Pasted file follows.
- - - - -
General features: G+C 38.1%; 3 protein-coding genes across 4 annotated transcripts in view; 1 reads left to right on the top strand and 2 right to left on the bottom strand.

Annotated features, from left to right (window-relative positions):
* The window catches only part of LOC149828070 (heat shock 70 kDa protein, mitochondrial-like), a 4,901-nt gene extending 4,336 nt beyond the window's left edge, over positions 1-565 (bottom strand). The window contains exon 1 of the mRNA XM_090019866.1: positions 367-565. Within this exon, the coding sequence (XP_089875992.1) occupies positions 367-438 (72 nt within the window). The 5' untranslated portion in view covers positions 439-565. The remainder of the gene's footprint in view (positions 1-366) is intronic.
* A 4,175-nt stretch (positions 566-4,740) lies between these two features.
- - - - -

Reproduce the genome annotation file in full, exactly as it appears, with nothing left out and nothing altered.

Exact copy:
General features: G+C 38.1%; 3 protein-coding genes across 4 annotated transcripts in view; 1 reads left to right on the top strand and 2 right to left on the bottom strand.

Annotated features, from left to right (window-relative positions):
* The window catches only part of LOC149828070 (heat shock 70 kDa protein, mitochondrial-like), a 4,901-nt gene extending 4,336 nt beyond the window's left edge, over positions 1-565 (bottom strand). The window contains exon 1 of the mRNA XM_090019866.1: positions 367-565. Within this exon, the coding sequence (XP_089875992.1) occupies positions 367-438 (72 nt within the window). The 5' untranslated portion in view covers positions 439-565. The remainder of the gene's footprint in view (positions 1-366) is intronic.
* A 4,175-nt stretch (positions 566-4,740) lies between these two features.